I mean, this is a jpg of it, or a composite, or a rendering, or I just don’t even know what it is. Imagine making a 10-foot tall object in 1986 that becomes an image like this 34 years later. Amazing.
If that’s confusing, here’s a detail? I think I know what this is, but it would not surprise me to learn it is actually a vector graphic.
Just as Kelly created his works by abstracting the shapes and colors and lines he saw in the world around him, I feel like I could spend the rest of my life making work of the jpgs of Ellsworth Kellys.
Sotheby’s is selling this sweet little early Rauschenberg combine next week. It is titled State, dates from 1958, and originally belonged to Emile de Antonio, who got it from Leo Castelli in 1959. Various aspects of this are interesting.
State is one of at least seven small combines on canvas dating from early 1958. There are at least another seven similar combines from 1957, and a bunch are still owned by people close to the artist, including Jasper Johns and the Castelli/Sonnabends. De Antonio would fall into this category, too. They also stayed close to home; most of these small combines don’t have any exhibition history at all, or only began to be shown much later. These were not the major, groundbreaking, space-taking, attention-grabbing combines like Monogram, Minutiae, or Rebus, or even the bigger ones like Bed or the Factums.
With similar strategies across them–a collaged image or two, a piece of fabric shellacked into place with white, some quick drippy brushstrokes of a handful of colors–it feels like they could have been made side by side, if not all at once. Or maybe they were made as a regular exercise, a daily practice of combining? We know a little of how combines changed and accumulated as Rauschenberg lived with them, but there’s only one person left alive who was in the studio where these happened.
A (Patriot) B (Historian) C (Ranchman) D (Scientist) E (Soldier) F (Humanitarian)* G (Author) H (Conservationist) I (Naturalist) J (Scholar)** K (Explorer) L (Statesman) M (Club 21)***
“Untitled” (Natural History) is a set 13 photographs by Felix Gonzalez-Torres, twelve of which are of the words above, carved into the entrance plaza of the American Museum of Natural History, and one which is of the entrance of the 21 Club. It was realized in 1990 as an edition of three. The first two sets were kept together; the prints from the third were sold separately.
The images were created for Out There: Marginalization and Contemporary Cultures, an anthology to which Gonzalez-Torres provided illustrations. Ten of the twelve images of the Teddy Roosevelt memorial comprised one of three projects for the book, the only one with a title, “Untitled” (I Think I Know Who You Are), (1989), and to have been described as a work. It was nevertheless not included in the artist’s catalogue raisonné. ****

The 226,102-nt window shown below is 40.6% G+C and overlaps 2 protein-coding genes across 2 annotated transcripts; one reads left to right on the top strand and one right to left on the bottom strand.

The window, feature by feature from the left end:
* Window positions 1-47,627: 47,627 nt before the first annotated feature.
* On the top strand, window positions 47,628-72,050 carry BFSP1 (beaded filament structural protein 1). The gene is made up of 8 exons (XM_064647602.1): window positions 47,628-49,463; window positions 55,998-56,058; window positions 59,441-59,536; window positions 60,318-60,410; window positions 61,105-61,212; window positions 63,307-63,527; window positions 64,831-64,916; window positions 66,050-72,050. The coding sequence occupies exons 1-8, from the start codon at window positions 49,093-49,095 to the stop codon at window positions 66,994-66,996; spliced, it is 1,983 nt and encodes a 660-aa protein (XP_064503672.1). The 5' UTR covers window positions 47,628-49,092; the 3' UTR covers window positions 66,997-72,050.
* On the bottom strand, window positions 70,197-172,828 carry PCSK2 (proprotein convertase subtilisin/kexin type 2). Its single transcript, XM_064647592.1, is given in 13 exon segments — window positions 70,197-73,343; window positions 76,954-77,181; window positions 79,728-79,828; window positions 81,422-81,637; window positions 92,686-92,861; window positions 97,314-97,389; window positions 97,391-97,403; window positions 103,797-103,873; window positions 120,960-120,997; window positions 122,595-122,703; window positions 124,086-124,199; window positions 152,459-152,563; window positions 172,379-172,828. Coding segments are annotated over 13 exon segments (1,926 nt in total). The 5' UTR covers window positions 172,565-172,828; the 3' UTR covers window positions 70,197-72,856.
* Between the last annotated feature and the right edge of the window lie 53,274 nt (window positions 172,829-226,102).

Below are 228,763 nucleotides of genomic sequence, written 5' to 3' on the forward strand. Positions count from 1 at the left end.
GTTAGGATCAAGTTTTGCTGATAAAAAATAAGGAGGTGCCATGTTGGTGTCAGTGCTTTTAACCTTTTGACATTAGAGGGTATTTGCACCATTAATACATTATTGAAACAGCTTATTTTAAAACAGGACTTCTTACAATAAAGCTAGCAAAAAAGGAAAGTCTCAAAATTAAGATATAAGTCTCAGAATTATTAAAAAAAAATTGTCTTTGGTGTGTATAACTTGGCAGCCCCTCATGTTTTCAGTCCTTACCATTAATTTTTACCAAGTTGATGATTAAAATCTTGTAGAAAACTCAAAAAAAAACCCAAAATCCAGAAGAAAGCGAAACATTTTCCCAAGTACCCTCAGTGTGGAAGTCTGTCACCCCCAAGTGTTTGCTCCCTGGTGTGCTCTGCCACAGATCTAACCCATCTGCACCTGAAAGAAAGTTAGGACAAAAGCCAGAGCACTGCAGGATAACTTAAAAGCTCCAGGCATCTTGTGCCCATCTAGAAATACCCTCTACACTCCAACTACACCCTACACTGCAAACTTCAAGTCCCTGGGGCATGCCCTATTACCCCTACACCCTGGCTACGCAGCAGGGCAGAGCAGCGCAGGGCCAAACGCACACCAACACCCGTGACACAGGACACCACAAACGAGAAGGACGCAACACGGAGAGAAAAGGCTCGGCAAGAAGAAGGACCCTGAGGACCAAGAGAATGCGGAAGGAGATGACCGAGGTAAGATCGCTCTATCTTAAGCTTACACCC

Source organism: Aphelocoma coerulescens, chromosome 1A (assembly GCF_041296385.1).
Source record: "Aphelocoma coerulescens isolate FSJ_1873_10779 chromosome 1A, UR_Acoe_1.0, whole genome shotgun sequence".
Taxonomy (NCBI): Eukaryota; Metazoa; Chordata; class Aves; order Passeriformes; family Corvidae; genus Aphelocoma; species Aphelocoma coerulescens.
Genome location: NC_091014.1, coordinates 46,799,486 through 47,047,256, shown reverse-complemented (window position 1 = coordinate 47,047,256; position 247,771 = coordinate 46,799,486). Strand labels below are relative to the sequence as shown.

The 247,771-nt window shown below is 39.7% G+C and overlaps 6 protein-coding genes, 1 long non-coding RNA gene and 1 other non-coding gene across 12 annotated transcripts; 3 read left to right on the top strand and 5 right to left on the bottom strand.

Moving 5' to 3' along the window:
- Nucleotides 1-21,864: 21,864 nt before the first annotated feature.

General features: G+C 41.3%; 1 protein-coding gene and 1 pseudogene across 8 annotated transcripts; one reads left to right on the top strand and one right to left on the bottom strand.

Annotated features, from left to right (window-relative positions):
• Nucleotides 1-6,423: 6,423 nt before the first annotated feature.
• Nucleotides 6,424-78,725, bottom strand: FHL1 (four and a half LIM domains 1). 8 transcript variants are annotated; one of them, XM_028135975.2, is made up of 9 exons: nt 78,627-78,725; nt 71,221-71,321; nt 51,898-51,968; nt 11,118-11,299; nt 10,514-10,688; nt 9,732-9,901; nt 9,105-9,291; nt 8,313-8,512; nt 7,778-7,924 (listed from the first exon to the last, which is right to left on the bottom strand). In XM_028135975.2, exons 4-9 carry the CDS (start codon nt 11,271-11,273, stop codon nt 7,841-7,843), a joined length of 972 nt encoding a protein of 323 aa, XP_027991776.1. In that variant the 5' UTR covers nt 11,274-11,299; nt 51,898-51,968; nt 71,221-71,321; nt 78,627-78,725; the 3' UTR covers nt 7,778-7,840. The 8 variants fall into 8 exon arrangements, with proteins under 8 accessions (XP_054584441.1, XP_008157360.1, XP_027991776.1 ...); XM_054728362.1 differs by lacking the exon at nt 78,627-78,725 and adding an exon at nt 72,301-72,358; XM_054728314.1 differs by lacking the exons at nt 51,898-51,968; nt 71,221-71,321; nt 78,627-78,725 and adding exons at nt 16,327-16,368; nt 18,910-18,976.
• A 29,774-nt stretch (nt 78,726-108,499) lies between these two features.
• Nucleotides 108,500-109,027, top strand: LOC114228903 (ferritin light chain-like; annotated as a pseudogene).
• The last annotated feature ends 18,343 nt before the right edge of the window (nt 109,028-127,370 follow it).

“The artist’s acceptance of such mutability,” Russell Ferguson later wrote, “is not so much inconsistent as it is integral to his practice and to his work’s relationship to its own authority.”
“Untitled” (Natural History) was first shown publicly in 1991. It was installed for the opening week of Every Week There Is Something Different. Three prints–”Soldier,” “Humanitarian,” and “Explorer”–remained on view for the second week, when a platform and a silver hotpantsed go-go dancer were added.
* 3/3 Gift of Robert Gober to the Walker Art Center, 1999 [via] ** A smaller print of this photo exists with the title, “Untitled” (Natural History), 1990. It is listed in the appendix of the CR for “additional material.” *** While the thirteenth element was included in the first exhibition of this work, the thirteenth element is not intended to be shown publicly. [via] When Carol Bove repeated Every Week There Is Something Different at the Fondation Beyeler in 2011, she wrote that “Gonzalez-Torres requested that it continue to be part of the larger artwork but no longer be publicly exhibited with and as the work” [emphasis original]. “As Gonzalez-Torres did in 1991, I showed all the photographs that comprise “Untitled” (Natural History), including the forbidden 13th element, “21 Club,” which could be seen from the back room. In doing so in 2011, I went against the rules of the piece the artist had constructed…[but] I decided it was ethical and necessary to show it as part of the historical reconstruction.” [Filipovic, p. 207] **** The other two categories of photos in the anthology were found or appropriated photos, flyers, and postcards; and childhood portraits of the editors and contributors.